Madison, WI, October 21, 2010 — Researchers at the University of Florida Research and Education Centers and scientists at the South Florida Water Management District have published a report regarding the trends in water quality feeding into Everglades National Park. The report can be found in the September-October 2010 Journal of Environmental Quality, published by the American Society of Agronomy, the Crop Science Society of America, and the Soil Science Society of America.
The goal of the study was to provide insight regarding the variations in the quality of water from the Water Conservation Areas and the system of Storm Water Treatment Areas. These regions are used to supply water to Everglades National Park, control flooding, and repair the water quality.
The report suggests that the overall levels of both nitrogen and phosphorus have declined since the 1970s. This indicates that the water quality is improving as a result of the restoration methods completed in the areas surrounding the park.
Using data from 1977 through 2005, the researchers assessed the levels of nitrogen and phosphorus from seven inflows to the national park.
According to the report’s author, Ed Hanlon, historical changes in the landscape have degraded the condition, distribution and flow of the surface water coming into the park. Expansions in agriculture and urbanization around the Kissimmee River and Lake Okeechobee increased the run-off of waste. Canal and levee construction disrupted natural flow patterns.
While environmental concerns were raised as early as the 1960s, the effects on the ecosystem of the park were over shadowed by the benefits to the economy of the state of Florida. The canals and levees provided drainage of areas too wet for agriculture and urban development. Additionally, the damage to property and the loss of human life from flooding caused by hurricanes and heavy rains was greatly reduced.
However, best management practices and other interventions were implemented regionally in the 1990s in the Everglades Agricultural Area and various urban areas. Designed to regulate and diminish the impact of human presence and activity on the region, best management practices, the Water Conservation Areas, and the Storm Water Treatment Areas were implemented within the same decade.
After 2005, data was analyzed from five sites on the northern boundary of Everglades National Park and two on the eastern border. Despite the fact that the five northern sampling sites were statistically similar to each other, they differed in terms of water quality from the eastern sampling sites. Therefore, new strategies in water monitoring and recuperation programs could be developed to minimize the number of stations used without sacrificing the variability of the samples taken.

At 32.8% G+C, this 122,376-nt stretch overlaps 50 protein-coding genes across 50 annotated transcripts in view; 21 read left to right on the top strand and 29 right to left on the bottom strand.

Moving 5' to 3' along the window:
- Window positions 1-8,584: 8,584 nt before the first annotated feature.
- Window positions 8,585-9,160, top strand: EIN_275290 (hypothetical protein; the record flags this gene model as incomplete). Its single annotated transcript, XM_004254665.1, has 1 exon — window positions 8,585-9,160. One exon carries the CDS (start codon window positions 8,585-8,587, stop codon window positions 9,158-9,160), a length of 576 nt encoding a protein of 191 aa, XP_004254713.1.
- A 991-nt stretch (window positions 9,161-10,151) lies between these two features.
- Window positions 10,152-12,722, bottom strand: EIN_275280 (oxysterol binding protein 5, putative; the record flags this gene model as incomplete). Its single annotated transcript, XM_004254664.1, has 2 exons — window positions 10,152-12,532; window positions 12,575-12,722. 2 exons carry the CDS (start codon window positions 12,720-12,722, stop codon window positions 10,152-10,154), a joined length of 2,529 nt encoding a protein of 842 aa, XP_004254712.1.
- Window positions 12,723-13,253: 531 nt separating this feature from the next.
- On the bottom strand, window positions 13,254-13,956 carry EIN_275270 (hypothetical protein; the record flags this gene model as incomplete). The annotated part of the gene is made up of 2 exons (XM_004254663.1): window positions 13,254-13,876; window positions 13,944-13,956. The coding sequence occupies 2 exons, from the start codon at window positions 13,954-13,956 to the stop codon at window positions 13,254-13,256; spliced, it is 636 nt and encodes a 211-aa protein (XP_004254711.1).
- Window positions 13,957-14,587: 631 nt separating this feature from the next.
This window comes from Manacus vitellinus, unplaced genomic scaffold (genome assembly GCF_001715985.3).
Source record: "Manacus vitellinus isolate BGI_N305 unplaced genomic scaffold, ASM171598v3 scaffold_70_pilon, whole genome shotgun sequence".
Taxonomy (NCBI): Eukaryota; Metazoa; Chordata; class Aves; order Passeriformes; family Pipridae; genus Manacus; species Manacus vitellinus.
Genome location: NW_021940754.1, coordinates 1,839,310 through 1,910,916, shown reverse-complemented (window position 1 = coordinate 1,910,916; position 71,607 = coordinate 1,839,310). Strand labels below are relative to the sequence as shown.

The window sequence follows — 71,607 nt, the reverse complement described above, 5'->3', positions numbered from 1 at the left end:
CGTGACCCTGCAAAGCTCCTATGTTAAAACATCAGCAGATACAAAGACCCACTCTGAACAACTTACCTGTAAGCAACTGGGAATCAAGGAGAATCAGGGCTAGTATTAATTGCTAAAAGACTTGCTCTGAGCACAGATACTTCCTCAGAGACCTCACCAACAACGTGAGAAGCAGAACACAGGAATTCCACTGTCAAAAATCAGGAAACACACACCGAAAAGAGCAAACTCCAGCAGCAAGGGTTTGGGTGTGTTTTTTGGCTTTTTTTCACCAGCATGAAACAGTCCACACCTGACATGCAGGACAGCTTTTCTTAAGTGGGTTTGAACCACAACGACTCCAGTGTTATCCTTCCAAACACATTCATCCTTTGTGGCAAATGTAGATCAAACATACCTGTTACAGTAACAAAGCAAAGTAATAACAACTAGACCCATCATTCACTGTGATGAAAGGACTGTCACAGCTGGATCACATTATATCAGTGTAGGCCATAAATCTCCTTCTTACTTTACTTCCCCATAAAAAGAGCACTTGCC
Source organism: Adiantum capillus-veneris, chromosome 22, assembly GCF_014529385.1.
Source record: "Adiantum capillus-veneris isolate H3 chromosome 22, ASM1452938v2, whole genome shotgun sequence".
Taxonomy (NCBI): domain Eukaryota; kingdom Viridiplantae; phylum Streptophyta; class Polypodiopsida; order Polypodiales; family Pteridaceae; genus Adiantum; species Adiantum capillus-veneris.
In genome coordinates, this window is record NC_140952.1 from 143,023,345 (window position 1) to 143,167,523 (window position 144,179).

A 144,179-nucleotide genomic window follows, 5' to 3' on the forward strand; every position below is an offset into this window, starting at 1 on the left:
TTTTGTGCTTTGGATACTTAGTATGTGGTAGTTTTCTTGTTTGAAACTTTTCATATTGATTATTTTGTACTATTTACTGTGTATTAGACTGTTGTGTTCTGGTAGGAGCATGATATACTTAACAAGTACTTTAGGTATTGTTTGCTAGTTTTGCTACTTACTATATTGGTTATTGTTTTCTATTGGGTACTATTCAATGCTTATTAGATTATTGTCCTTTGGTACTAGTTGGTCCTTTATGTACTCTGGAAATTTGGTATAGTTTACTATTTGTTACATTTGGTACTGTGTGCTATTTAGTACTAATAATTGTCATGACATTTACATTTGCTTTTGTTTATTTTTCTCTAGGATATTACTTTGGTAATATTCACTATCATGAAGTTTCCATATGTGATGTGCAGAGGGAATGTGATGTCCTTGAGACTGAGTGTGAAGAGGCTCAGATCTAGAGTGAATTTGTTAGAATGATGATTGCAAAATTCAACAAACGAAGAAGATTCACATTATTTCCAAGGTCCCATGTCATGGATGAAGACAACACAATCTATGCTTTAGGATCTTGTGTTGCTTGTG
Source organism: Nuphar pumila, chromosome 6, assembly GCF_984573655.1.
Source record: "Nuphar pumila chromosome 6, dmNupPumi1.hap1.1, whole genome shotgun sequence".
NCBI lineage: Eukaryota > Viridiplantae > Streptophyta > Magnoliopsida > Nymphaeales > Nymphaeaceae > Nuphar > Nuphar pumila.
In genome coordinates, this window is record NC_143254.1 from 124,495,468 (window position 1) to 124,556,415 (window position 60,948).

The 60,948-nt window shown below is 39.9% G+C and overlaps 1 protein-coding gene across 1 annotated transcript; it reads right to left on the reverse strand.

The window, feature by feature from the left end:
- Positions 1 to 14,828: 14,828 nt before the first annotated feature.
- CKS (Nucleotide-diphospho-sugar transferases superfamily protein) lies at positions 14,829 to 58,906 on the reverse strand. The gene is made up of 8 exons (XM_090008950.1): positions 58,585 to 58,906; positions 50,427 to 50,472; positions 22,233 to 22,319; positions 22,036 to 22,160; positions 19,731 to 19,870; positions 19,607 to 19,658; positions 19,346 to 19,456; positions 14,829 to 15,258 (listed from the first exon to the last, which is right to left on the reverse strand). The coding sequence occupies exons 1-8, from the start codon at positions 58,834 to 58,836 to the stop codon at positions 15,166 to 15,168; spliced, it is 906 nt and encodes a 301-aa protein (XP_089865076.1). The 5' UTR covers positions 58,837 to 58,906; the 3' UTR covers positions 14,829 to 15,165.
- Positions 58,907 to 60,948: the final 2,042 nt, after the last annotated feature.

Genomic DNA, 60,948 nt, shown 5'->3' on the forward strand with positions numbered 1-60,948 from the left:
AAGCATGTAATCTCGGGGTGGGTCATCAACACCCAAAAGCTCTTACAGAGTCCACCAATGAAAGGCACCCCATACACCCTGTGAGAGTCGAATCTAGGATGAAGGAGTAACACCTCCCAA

The variations in the levels of phosphorus and nitrogen from the samples can be attributed to the amount of precipitation in a given year. In fact, the amount of nitrogen and phosphorus exceeded water quality standards at several sites during the study period given the complex hydrology of the area.
The full article is available for no charge for 30 days following the date of this summary. View the abstract at https://www.agronomy.org/publications/jeq/abstracts/39/5/1724.
The Journal of Environmental Quality is a peer-reviewed, international journal of environmental quality in natural and agricultural ecosystems published six times a year by the American Society of Agronomy (ASA), Crop Science Society of America (CSSA), and the Soil Science Society of America (SSSA). The Journal of Environmental Quality covers various aspects of anthropogenic impacts on the environment, including terrestrial, atmospheric, and aquatic systems.
The American Society of Agronomy (ASA) www.agronomy.org, is a scientific society helping its 8,000+ members advance the disciplines and practices of agronomy by supporting professional growth and science policy initiatives, and by providing quality, research-based publications and a variety of member services.